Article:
San Diego, CA (PRWEB) February 28, 2012
CircuitLab today announced the public release of its suite of web-based electronics design tools, including the first web-based circuit simulator with the power and accuracy needed for board-level design tasks. CircuitLab is now available free of charge to practicing electrical engineers, engineering students, and electronics hobbyists around the world at https://www.circuitlab.com/
Computers have almost completely replaced pencil and paper for note taking, grocery lists, calendars, and even post-it notes, yet the back of an envelope still remains the quickest way for an electrical engineer to sketch out a circuit idea. CircuitLab brings the ease of envelope sketching to the notebook you carry around with you the most — your computer — and combines it with the power of the web browser to let you simulate, refine, and then share your creations with other designers around the world.
CircuitLab’s groundbreaking user interface puts easy-to-use, powerful tools at the hands of designers. A quick-access build box lets designers access basic circuit elements quickly, while allowing access to a wide assortment of non-linear elements, feedback elements, digital / mixed-mode components, and custom drawing tools. Easy-wire mode allows designers to wire up their circuits with fewer clicks and less frustration than conventional schematic capture tools. Mixed-mode circuit simulation with SPICE-like models allows the designer to quickly tackle a wide range of design tasks, from digital to analog, DC to VHF and beyond.
As a web-based platform for electronics design, CircuitLab is able to provide unique features that desktop-based EDA tools can not match. Every circuit has a unique URL, making it effortless to share with collaborators, or paste into an online forum post for discussion. CircuitLab users can also rapidly search through other users’ publicly-posted circuits, find one with functionality they need, and immediately copy-and-paste the relevant circuit block into their own work.
Electrical engineering students and students in related fields are set to be the earliest adopters of CircuitLab. As an educational tool, CircuitLab is so easy to use and its simulation capabilities so powerful that we think well see lecturers using it live in EE classes — something that hasnt really been possible with existing tools, said Humberto Evans, co-founder and developer of CircuitLab. The tool also makes it simple for students to generate beautiful printed schematics for lab reports, and in-browser simulations provide SPICE-like accuracy that will translate to successful prototyping and less frustration.
The growing online community of electronics hobbyists — from ham radio operators, and audiophiles designing their own amplifiers, to amateur roboticists tinkering in their garages — can take the most advantage of the easy ability to share and collaborate. If you look at any electronics forum online, it’s normal to see scanned hand-drawn schematics, or static screenshots from various desktop tools. Theres no reason why we shouldnt instead be sharing useful URLs that enable editing and simulation, said Mike Robbins, co-founder and developer of CircuitLab. Hobbyists who post a public CircuitLab URL can enable thousands of designers online to easily open their circuit, make a few changes, and share the new version.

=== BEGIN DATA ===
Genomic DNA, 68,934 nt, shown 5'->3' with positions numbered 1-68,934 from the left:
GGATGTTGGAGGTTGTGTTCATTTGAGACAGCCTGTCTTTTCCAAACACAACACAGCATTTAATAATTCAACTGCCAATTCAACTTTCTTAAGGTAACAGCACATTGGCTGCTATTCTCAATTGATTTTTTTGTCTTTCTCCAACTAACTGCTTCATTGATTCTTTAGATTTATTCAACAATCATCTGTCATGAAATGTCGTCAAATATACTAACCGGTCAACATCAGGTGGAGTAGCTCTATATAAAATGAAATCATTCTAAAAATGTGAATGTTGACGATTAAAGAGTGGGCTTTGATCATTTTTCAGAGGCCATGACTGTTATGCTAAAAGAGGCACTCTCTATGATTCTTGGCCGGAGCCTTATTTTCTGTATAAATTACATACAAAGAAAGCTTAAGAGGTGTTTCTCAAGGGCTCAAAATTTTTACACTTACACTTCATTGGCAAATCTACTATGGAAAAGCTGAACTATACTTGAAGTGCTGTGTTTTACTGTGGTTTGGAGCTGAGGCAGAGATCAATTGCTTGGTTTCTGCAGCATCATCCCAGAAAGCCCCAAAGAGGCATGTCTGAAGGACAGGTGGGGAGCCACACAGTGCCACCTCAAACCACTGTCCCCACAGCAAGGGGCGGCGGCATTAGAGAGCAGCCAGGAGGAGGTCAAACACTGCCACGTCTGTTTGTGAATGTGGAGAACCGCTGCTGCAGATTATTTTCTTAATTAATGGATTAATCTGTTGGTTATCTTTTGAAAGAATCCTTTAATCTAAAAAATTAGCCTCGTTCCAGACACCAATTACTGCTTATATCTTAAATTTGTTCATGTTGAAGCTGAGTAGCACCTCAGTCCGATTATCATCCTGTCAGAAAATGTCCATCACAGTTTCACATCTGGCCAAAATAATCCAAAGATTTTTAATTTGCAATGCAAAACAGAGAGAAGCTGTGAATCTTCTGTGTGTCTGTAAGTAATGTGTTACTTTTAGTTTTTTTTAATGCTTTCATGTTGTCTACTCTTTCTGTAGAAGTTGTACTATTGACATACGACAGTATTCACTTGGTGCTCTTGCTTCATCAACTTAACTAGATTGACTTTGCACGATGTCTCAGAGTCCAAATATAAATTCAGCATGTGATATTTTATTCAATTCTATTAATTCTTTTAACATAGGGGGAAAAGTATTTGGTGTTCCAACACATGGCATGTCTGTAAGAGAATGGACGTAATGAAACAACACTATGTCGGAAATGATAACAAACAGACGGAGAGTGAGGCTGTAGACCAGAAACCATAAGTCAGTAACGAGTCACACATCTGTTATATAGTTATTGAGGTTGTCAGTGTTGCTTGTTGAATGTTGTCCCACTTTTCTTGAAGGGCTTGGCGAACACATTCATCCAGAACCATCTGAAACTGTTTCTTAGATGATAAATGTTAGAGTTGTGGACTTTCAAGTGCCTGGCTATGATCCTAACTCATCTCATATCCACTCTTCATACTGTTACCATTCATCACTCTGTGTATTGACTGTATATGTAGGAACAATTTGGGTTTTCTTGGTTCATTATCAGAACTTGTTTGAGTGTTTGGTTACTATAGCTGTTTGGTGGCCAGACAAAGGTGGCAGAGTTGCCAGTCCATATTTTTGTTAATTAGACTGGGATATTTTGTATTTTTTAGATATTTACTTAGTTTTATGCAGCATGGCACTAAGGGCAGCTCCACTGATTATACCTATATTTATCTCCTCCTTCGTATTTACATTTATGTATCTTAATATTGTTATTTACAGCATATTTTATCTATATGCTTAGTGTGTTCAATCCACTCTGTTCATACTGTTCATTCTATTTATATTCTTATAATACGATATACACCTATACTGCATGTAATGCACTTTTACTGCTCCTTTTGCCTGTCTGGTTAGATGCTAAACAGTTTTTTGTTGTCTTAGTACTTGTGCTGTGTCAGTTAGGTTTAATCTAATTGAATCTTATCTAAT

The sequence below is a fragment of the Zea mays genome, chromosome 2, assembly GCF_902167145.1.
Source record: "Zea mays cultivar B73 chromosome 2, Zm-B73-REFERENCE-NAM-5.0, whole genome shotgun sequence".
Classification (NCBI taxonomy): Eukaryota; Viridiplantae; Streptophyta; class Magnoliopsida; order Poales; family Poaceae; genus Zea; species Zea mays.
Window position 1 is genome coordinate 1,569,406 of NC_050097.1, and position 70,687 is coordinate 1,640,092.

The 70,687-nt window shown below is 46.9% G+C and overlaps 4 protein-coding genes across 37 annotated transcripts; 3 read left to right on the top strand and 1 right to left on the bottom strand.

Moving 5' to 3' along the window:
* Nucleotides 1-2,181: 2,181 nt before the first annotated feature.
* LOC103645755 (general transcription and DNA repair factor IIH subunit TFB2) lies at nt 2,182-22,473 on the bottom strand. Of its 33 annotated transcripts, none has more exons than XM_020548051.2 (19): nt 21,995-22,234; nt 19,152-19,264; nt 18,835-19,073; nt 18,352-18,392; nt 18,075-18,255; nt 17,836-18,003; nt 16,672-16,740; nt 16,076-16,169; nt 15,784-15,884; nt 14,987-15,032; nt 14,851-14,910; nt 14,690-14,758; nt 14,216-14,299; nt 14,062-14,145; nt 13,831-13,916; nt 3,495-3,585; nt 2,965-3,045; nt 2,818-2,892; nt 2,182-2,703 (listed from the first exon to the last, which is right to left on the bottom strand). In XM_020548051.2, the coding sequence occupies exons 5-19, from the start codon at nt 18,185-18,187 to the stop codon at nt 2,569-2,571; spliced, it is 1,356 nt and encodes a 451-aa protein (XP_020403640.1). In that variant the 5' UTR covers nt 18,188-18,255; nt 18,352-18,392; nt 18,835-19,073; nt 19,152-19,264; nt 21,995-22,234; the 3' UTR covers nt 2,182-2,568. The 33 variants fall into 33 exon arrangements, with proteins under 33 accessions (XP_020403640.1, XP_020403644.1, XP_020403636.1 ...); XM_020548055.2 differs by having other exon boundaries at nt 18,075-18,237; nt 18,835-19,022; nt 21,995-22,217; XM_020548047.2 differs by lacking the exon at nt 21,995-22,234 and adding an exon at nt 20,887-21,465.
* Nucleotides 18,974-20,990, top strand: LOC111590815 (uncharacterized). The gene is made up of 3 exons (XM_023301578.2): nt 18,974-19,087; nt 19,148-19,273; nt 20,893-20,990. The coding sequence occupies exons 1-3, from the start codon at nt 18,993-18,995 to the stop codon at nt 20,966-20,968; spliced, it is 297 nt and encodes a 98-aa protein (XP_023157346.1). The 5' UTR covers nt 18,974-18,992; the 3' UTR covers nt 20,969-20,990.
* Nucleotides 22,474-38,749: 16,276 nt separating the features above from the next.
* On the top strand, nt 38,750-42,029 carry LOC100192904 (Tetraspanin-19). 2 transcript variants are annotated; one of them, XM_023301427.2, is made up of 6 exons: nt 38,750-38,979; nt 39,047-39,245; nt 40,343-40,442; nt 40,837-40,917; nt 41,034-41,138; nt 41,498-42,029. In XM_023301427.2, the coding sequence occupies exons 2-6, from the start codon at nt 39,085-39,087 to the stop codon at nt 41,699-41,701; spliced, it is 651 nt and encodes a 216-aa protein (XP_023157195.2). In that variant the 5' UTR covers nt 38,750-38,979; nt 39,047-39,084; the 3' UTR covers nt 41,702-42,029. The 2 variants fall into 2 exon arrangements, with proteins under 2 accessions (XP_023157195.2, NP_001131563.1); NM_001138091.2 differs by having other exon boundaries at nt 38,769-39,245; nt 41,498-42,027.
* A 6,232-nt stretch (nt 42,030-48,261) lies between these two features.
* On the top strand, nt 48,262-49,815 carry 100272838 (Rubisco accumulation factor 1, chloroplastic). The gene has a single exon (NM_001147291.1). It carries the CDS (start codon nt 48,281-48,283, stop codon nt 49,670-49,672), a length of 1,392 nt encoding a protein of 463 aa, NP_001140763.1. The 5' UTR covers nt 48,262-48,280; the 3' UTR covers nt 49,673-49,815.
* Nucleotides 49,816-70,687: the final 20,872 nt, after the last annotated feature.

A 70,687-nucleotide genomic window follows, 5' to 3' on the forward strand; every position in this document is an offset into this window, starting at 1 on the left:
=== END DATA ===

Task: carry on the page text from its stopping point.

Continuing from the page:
The CircuitLab schematic editor and simulation tool and a wide range of example circuits can be found at https://www.circuitlab.com/
CircuitLab provides online, in-browser tools for schematic capture and circuit simulation. These tools allow students, hobbyists, and professional engineers to design and analyze analog and digital systems before ever building a prototype. Online schematic capture lets hobbyists easily share and discuss their designs, while online circuit simulation allows for quick design iteration and accelerated learning about electronics. CircuitLab is a division of NerdKits, L.L.C. CircuitLab is now available to the public at https://www.circuitlab.com/
Inspired by a shared electronics hobby and the fateful microcontroller-powered repair of a broken commercial freezer, NerdKits co-founders Humberto Evans and Mike Robbins teamed up to develop a powerful microcontroller kit with top-notch documentation and educational material. Tapping in to their garage-startup do-it-yourself attitude, their first kits were built and shipped from their fraternity basement in late 2007, while the pair were still students in MIT’s Department of Electrical Engineering and Computer Science. NerdKits now ships thousands of microcontroller kits every year to students and hobbyists in over 50 countries from its El Paso, TX facility. Several NerdKits projects have been featured on various blogs, websites, and publications, including Slashdot, Hack A Day, Hacked Gadgets, Make Magazine, and the MIT Undergraduate Research Journal. For more information, visit http://www.nerdkits.com/
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